Last month, the Pennsylvania State Senate passed a landmark bill to allow children in the bottom 5 percent of schools to receive scholarships to attend a private school of their choice. The bill also lifts the cap on the Educational Improvement Tax Credit Program—which provides tax credits to corporations that donate to scholarship organizations—$25 million in 2012 and another $25 million in 2014.

Robert Enlow, president and CEO of the Friedman Foundation for Educational Choice, said the proposal brings “Pennsylvania closer to Milton Friedman’s vision of true school choice for all.”

Jeanne Allen, president of the Center for Education Reform, offered her praise as well:

Today in the U.S., a growing number of policymakers are seeing increased student achievement in states that have adopted similar, bold initiatives. Pennsylvania is on the cusp of meaningful education improvement with this exciting development.

Pennsylvanians can rest assured that their state’s push to provide more school choice options for families is backed by strong empirical evidence. Researchers continue to find that school choice improves student achievement while actually improving surrounding public schools. A growing body of literature about the value of school choice has been published in recent years, detailing the data in support of enhancing educational options for families. Increases in graduation rates, academic achievement, student safety, and parental satisfaction are among the many benefits, which also include placing competitive pressure on surrounding public schools to improve.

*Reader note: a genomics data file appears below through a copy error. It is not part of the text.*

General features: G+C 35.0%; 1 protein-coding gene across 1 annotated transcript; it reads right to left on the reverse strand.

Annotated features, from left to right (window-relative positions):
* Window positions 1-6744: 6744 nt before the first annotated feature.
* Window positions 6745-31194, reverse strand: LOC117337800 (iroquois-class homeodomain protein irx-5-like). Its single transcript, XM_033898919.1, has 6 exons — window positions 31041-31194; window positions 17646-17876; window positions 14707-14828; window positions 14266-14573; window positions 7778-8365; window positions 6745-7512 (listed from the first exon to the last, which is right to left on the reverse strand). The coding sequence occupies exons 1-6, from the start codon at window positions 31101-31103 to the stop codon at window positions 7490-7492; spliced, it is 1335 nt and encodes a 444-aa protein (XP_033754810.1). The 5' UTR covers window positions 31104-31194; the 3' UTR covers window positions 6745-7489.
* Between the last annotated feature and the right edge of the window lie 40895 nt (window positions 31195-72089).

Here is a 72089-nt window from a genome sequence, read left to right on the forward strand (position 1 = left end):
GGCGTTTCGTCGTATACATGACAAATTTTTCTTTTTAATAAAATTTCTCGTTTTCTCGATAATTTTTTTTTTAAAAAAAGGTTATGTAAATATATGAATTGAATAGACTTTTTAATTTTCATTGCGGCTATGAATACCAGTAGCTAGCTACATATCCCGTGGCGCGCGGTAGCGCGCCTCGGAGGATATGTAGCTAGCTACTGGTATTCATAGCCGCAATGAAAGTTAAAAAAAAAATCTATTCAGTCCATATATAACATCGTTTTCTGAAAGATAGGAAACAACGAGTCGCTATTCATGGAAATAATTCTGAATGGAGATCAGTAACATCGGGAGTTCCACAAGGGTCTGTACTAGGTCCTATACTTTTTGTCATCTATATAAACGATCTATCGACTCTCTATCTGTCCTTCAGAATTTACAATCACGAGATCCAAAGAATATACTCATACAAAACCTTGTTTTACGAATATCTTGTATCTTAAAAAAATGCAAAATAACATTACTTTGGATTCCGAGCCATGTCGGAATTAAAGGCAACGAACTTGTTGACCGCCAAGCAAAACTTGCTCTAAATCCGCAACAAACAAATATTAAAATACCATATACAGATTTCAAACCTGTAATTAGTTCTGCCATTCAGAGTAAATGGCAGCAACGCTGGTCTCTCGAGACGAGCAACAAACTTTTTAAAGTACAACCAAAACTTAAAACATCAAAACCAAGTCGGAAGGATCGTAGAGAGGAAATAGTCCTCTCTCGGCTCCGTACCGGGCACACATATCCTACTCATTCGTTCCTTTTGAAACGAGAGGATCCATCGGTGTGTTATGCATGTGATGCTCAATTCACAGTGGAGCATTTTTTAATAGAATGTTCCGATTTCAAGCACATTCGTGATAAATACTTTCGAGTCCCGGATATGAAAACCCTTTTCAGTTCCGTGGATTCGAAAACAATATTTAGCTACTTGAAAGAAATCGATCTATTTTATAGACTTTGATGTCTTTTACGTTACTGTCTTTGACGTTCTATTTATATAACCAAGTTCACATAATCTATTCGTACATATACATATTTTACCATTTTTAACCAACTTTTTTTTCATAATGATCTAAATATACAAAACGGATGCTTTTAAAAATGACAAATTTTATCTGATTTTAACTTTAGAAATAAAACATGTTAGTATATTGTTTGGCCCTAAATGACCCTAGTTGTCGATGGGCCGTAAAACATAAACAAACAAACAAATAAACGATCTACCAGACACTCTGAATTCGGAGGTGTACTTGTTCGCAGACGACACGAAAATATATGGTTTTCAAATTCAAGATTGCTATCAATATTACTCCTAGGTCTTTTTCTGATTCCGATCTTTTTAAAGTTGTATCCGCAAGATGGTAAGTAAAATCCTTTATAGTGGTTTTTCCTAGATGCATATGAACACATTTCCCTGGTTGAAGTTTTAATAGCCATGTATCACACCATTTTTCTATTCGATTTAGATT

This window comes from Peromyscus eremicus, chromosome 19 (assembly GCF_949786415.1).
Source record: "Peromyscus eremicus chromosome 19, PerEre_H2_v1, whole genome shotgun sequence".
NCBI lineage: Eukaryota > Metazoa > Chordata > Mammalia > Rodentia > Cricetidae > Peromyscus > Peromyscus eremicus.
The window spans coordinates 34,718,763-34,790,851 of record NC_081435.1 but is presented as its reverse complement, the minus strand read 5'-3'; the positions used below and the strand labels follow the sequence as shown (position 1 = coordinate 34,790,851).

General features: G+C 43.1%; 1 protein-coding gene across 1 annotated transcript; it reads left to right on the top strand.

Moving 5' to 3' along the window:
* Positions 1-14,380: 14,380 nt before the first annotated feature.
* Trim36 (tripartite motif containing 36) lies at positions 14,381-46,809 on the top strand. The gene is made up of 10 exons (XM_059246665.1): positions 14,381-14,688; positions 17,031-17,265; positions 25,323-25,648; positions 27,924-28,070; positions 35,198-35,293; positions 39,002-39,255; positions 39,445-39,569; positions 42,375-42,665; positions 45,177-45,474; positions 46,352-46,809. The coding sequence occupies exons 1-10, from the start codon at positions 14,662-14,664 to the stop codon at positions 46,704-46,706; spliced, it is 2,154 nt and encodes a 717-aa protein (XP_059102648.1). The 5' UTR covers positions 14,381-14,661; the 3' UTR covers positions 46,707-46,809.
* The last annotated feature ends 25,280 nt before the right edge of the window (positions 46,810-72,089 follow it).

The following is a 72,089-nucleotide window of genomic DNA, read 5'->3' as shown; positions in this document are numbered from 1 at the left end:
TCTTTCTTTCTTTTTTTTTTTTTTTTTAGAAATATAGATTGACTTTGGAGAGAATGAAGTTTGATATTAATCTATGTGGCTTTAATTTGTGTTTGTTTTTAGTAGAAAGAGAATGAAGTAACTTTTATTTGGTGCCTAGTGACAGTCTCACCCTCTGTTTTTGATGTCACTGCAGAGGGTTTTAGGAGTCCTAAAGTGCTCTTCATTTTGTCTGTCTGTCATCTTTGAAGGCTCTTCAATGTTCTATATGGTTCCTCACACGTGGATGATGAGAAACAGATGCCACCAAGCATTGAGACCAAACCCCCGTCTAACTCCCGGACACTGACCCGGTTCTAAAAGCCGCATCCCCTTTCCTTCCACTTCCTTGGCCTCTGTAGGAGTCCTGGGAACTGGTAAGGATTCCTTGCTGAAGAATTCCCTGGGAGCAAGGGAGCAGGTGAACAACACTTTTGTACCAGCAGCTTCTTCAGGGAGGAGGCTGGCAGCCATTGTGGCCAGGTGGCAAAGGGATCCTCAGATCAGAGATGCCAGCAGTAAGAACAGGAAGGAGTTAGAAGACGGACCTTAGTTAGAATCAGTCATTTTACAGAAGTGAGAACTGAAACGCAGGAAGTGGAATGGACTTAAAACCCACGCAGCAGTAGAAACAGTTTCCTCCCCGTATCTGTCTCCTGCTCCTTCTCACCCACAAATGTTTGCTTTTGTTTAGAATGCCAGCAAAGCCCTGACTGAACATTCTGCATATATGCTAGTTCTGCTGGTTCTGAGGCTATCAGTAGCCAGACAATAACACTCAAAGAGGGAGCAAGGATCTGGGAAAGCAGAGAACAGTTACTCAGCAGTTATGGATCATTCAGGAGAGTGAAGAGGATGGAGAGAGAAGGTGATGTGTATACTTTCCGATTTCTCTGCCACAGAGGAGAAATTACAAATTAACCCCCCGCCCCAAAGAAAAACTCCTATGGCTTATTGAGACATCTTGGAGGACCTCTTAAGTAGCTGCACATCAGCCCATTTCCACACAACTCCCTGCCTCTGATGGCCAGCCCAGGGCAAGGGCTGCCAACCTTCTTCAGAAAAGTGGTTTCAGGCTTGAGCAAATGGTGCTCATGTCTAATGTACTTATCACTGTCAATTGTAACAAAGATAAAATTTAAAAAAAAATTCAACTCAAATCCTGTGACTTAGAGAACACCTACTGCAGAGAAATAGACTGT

Pennsylvania families are on the verge of having more school choice options available to them. This is a promising step forward for the state and another promising move forward during this historic “Year of School Choice.”

Matt Larsen is currently a member of the Young Leaders Program at The Heritage Foundation. For more information on interning at Heritage, please visit: